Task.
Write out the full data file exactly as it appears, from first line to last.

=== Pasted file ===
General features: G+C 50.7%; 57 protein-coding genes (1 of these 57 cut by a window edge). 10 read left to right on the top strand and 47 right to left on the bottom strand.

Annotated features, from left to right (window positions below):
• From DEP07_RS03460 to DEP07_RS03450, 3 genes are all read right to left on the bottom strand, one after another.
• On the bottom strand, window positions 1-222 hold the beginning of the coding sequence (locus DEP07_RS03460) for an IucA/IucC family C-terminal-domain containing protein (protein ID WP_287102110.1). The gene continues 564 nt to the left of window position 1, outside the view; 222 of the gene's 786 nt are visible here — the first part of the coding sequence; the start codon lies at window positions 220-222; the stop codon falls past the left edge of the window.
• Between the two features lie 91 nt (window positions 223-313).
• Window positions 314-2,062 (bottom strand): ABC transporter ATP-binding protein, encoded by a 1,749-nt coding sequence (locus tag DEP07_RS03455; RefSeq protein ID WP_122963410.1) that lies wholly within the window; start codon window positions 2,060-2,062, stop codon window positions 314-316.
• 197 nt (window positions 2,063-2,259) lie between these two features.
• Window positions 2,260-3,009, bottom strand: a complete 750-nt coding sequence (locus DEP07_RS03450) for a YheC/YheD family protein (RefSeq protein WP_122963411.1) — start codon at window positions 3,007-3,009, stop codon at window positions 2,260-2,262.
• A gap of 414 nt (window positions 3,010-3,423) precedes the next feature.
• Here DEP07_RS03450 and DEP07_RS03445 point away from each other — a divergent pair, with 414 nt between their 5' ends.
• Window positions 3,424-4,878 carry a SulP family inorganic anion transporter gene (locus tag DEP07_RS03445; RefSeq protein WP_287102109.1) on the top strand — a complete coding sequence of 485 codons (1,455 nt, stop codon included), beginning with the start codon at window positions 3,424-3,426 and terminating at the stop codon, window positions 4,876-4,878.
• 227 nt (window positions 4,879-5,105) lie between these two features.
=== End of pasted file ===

General features: G+C 50.7%; 57 protein-coding genes (1 of these 57 cut by a window edge). 10 read left to right on the top strand and 47 right to left on the bottom strand.

Annotated features, from left to right (window positions below):
• From DEP07_RS03460 to DEP07_RS03450, 3 genes are all read right to left on the bottom strand, one after another.
• On the bottom strand, window positions 1-222 hold the beginning of the coding sequence (locus DEP07_RS03460) for an IucA/IucC family C-terminal-domain containing protein (protein ID WP_287102110.1). The gene continues 564 nt to the left of window position 1, outside the view; 222 of the gene's 786 nt are visible here — the first part of the coding sequence; the start codon lies at window positions 220-222; the stop codon falls past the left edge of the window.
• Between the two features lie 91 nt (window positions 223-313).
• Window positions 314-2,062 (bottom strand): ABC transporter ATP-binding protein, encoded by a 1,749-nt coding sequence (locus tag DEP07_RS03455; RefSeq protein ID WP_122963410.1) that lies wholly within the window; start codon window positions 2,060-2,062, stop codon window positions 314-316.
• 197 nt (window positions 2,063-2,259) lie between these two features.
• Window positions 2,260-3,009, bottom strand: a complete 750-nt coding sequence (locus DEP07_RS03450) for a YheC/YheD family protein (RefSeq protein WP_122963411.1) — start codon at window positions 3,007-3,009, stop codon at window positions 2,260-2,262.
• A gap of 414 nt (window positions 3,010-3,423) precedes the next feature.
• Here DEP07_RS03450 and DEP07_RS03445 point away from each other — a divergent pair, with 414 nt between their 5' ends.
• Window positions 3,424-4,878 carry a SulP family inorganic anion transporter gene (locus tag DEP07_RS03445; RefSeq protein WP_287102109.1) on the top strand — a complete coding sequence of 485 codons (1,455 nt, stop codon included), beginning with the start codon at window positions 3,424-3,426 and terminating at the stop codon, window positions 4,876-4,878.
• 227 nt (window positions 4,879-5,105) lie between these two features.